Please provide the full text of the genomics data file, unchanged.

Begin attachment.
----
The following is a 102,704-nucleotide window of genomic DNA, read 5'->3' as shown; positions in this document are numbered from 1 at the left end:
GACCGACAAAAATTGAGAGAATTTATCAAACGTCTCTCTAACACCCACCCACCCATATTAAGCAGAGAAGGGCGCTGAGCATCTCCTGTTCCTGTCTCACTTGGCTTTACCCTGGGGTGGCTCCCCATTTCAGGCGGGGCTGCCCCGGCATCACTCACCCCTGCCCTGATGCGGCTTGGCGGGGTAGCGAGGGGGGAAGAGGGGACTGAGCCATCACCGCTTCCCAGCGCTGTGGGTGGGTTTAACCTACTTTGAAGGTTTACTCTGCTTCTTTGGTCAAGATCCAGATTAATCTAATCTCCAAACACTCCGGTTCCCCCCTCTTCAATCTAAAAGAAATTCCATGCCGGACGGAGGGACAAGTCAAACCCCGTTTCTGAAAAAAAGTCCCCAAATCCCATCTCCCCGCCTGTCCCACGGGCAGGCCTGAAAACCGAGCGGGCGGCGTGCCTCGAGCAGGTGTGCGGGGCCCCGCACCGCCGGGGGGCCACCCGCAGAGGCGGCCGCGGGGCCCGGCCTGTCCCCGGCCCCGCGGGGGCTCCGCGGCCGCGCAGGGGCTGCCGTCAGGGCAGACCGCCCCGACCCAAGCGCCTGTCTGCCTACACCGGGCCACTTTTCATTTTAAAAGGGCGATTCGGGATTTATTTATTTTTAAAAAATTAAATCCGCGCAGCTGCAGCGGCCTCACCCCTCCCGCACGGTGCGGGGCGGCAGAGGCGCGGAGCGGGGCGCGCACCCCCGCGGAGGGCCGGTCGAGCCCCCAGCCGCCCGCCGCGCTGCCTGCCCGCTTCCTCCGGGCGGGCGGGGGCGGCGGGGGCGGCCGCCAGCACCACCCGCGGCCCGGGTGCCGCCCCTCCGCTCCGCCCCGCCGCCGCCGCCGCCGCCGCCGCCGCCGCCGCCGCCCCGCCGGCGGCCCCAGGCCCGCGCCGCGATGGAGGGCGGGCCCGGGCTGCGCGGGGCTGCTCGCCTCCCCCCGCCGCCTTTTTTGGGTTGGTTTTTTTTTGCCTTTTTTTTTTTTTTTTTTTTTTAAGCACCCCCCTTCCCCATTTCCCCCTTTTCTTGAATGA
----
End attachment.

The following is a 102,704-nucleotide window of genomic DNA, read 5'->3' as shown; positions in this document are numbered from 1 at the left end:
GACCGACAAAAATTGAGAGAATTTATCAAACGTCTCTCTAACACCCACCCACCCATATTAAGCAGAGAAGGGCGCTGAGCATCTCCTGTTCCTGTCTCACTTGGCTTTACCCTGGGGTGGCTCCCCATTTCAGGCGGGGCTGCCCCGGCATCACTCACCCCTGCCCTGATGCGGCTTGGCGGGGTAGCGAGGGGGGAAGAGGGGACTGAGCCATCACCGCTTCCCAGCGCTGTGGGTGGGTTTAACCTACTTTGAAGGTTTACTCTGCTTCTTTGGTCAAGATCCAGATTAATCTAATCTCCAAACACTCCGGTTCCCCCCTCTTCAATCTAAAAGAAATTCCATGCCGGACGGAGGGACAAGTCAAACCCCGTTTCTGAAAAAAAGTCCCCAAATCCCATCTCCCCGCCTGTCCCACGGGCAGGCCTGAAAACCGAGCGGGCGGCGTGCCTCGAGCAGGTGTGCGGGGCCCCGCACCGCCGGGGGGCCACCCGCAGAGGCGGCCGCGGGGCCCGGCCTGTCCCCGGCCCCGCGGGGGCTCCGCGGCCGCGCAGGGGCTGCCGTCAGGGCAGACCGCCCCGACCCAAGCGCCTGTCTGCCTACACCGGGCCACTTTTCATTTTAAAAGGGCGATTCGGGATTTATTTATTTTTAAAAAATTAAATCCGCGCAGCTGCAGCGGCCTCACCCCTCCCGCACGGTGCGGGGCGGCAGAGGCGCGGAGCGGGGCGCGCACCCCCGCGGAGGGCCGGTCGAGCCCCCAGCCGCCCGCCGCGCTGCCTGCCCGCTTCCTCCGGGCGGGCGGGGGCGGCGGGGGCGGCCGCCAGCACCACCCGCGGCCCGGGTGCCGCCCCTCCGCTCCGCCCCGCCGCCGCCGCCGCCGCCGCCGCCGCCGCCGCCGCCCCGCCGGCGGCCCCAGGCCCGCGCCGCGATGGAGGGCGGGCCCGGGCTGCGCGGGGCTGCTCGCCTCCCCCCGCCGCCTTTTTTGGGTTGGTTTTTTTTTGCCTTTTTTTTTTTTTTTTTTTTTTAAGCACCCCCCTTCCCCATTTCCCCCTTTTCTTGAATGA